… Wintour that is. If you read Vogue or have seen “The Devil Wears Prada” you’ve seen her work and are familiar with her drive. Known as a hard worker in the magazine world, a driving force in the fashion world and shroud in the business world, Ms. Wintour is truly a force with which to be reckoned.
Merrill Streep played Miranda Priestley in the movie, “The Devil Wears Prada,” and if you’ve seen the movie, you know that the character is terse, stately and knowledgeable. Lauren Weisberger, a former personal assistant of Ms. Wintour, wrote the book (which was made into a movie) showing how the fashionista runs through admins like water, barks orders and demands out-of-reach, borderline impossible tasks from her staff (like the new Harry Potter manuscript for her twins), but always seems to land on her feet and run a top-notch magazine, called Runway (aka the real life Vogue).
Outside of the movie and inside the island of Manhattan, Anna Wintour is the British-born Editor in Chief of American Vogue, a position she’s held since 1988. Her page-boy haircut and face covering sunglasses are her trademark, which she told 60 minutes are worn to shield her reaction to the styles coming down the runway – she never wants to fully show her hand, by way of emotion or expression. She is known in the fashion world for spotting the next big trend and for her support of young, up and coming designers. To honest, I’m not sure whether she spots the latest and greatest or if she steers the industry in that direction.
The September Issue, a documentary detailing the “behind the scenes” on-goings at Vogue, as they prepare their biggest issue of the year, the notorious September issue, shows Ms. Wintour visiting designers and directing photo shoots until the whopping 800+ page issue is complete. It shows her traveling to a designer’s studio, nodding approval at some selections and pursing her lips at other pieces, in a sign of disapproval, leading the viewer to believe that she has a greater hand in the direction of the fashion industry on a whole and not simply one who selects photos and approves magazine copy.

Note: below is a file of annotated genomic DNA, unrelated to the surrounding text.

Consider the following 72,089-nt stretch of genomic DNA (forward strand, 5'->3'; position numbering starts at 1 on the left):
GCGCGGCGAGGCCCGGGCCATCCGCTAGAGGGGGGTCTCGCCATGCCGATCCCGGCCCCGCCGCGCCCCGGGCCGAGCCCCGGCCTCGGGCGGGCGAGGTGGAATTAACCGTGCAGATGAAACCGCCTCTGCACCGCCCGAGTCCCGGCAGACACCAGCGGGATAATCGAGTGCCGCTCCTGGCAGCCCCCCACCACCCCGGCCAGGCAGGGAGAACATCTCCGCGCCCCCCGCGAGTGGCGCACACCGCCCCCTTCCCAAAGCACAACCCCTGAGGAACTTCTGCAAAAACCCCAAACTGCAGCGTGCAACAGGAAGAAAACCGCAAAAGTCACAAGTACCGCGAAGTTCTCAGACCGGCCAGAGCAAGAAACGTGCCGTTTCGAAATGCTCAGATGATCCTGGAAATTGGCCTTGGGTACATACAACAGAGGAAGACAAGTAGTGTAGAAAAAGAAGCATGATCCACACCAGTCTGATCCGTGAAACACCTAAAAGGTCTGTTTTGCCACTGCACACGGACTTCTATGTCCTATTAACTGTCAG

Not only does Ms. Wintour have a far reach within the magazine world, but she also has pull with some heavy hitters and strong influence on the business world a whole. For the 1998 cover shoot with Oprah, she made the suggestion to the media mogul that she lose 20 pounds saying, “It was a very gentle suggestion, and thought that she might feel more comfortable. She was a trooper.” When Marc Jacobs was short on cash, she asked Mr. Trump if he could use the Plaza Hotel for an upcoming show. Lastly, she persuaded Brooks Brothers to take on a then relatively unknown designer, named Thom Browne and has helped young designers, like John Galliano, find a home at Christian Dior (prior to this and this).
With her army of powerful friends, she is able to help those in “need.” Baz Luhrmann was having what he describes as “birth pains” at the launch of Moulin Rouge, nervous of how the public would perceive the motion picture. What does Ms .Wintour do? She puts Nicole Kidman on the cover of Vogue, in a gown from the film, and pulls in friend Harvey Weinstein to help organize a celebrity auction. Many would look at her actions and think, “Wow, how nice of her! She has a kind heart and is willing to help out those closest to her.” Maybe. But more than likely, she is a smart business woman who is able to place her game pieces, and strategically play chess, where her comrades are playing checkers.
In 2008, Vogue had a tough year, welcomed with criticism from their cover photo of Lebron and Giselle, as well as an unflattering quote made by Jennifer Aniston, which made the cover, late in the year. Industry insiders said that the magazine was losing it’s touch and becoming stagnant. Rumors started swirling that Anna Wintour would be asked to leave Vogue, in order to bring in some fresh ideas and breathe new life into the fashion glossy. Her answer to the rumors? Start pounding the pavement, get out in front and do media, appearing on shows like 60 Minutes and the Late Show with David Letterman, she saved her job, bought herself some time and brought the magazine back to life.
In 2009, Ms. Wintour initiated Fashion Night Out in New York City, with a mission to increase sales in the fashion industry, as she broadened the Vogue brand and reached outside the pages of the magazine industry. Since the inception, the idea has spread to other cities, including Washington, DC. Vogue.com was next, bringing in 1.3 million unique visitors per day, just 5 months after its launch. The magazine also has a photo presence on Tumbler and has approximately 459,000 followers on Twitter (I proudly count myself as one of those faithful followers!) Surrounded by reports that the magazine print world is crumbling, Ms. Wintour grew ad revenue for Vogue 16%, while the publication added 11% more ad space. In 2010, newsstand sales rose 5% in the first half of the year.
Being involved with fashion for close to 50 years, Ms. Wintour is not only a staple in the industry, but also the tie that binds. She influences the industry on a whole and can make or break a designer’s collection, not by what she writes in Vogue, but by the things she doesn’t say. There is usually an “up and comer,” someone who is groomed to take over when a star’s light burns out, but in this case, I honestly can’t think of anyone who can adequately take her place. She is truly enigmatic, and the only one who is perfectly suited to fill the Prada shoes she dons.